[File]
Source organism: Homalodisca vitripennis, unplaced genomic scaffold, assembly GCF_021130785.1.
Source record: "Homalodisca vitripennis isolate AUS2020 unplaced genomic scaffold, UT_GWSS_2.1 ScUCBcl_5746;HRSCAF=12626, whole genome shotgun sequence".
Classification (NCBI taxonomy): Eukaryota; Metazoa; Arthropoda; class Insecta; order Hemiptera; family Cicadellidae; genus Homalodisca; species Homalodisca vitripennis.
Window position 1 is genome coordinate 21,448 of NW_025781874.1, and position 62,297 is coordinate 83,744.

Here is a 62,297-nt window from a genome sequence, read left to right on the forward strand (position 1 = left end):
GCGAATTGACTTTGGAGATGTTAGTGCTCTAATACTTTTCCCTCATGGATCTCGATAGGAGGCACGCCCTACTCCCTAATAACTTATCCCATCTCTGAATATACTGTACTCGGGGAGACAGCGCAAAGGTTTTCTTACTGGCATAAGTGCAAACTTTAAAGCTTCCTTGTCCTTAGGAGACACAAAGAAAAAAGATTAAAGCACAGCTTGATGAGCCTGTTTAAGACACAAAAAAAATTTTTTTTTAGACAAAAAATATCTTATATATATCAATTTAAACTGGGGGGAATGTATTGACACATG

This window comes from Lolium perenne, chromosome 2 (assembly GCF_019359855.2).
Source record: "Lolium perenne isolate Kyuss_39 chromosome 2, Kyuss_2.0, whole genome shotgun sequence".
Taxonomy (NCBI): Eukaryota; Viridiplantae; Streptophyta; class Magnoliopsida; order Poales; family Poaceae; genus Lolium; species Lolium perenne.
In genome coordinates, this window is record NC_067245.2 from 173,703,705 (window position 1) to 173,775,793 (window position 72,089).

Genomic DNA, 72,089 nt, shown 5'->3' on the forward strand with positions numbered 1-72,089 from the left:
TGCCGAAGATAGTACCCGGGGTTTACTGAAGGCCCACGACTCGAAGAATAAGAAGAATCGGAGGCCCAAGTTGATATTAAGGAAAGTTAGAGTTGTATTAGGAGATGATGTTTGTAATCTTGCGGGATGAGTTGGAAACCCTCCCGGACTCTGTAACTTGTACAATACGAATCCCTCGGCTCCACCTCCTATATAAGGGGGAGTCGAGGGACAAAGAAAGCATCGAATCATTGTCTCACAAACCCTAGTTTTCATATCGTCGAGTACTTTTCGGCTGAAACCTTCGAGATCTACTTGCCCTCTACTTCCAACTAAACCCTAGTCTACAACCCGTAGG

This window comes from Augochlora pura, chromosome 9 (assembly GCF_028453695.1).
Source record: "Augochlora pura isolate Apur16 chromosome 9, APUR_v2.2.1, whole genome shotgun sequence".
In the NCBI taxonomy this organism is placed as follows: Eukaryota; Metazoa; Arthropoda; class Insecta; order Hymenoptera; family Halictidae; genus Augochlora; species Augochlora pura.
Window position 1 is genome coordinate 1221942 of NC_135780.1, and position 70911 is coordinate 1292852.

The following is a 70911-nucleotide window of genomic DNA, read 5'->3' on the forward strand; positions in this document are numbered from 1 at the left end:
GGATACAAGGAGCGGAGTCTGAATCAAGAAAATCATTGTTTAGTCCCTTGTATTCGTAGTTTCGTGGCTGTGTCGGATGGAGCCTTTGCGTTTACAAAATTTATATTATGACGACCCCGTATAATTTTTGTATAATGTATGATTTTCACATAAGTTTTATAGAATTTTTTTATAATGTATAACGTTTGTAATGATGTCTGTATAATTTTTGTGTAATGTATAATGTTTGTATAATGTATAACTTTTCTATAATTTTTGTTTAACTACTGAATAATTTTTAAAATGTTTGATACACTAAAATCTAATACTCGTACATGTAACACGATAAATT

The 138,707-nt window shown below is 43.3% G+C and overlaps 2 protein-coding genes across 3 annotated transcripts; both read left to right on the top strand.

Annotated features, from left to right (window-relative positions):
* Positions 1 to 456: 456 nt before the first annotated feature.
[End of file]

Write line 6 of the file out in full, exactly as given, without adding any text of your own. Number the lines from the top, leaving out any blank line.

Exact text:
GCGAATTGACTTTGGAGATGTTAGTGCTCTAATACTTTTCCCTCATGGATCTCGATAGGAGGCACGCCCTACTCCCTAATAACTTATCCCATCTCTGAATATACTGTACTCGGGGAGACAGCGCAAAGGTTTTCTTACTGGCATAAGTGCAAACTTTAAAGCTTCCTTGTCCTTAGGAGACACAAAGAAAAAAGATTAAAGCACAGCTTGATGAGCCTGTTTAAGACACAAAAAAAATTTTTTTTTAGACAAAAAATATCTTATATATATCAATTTAAACTGGGGGGAATGTATTGACACATG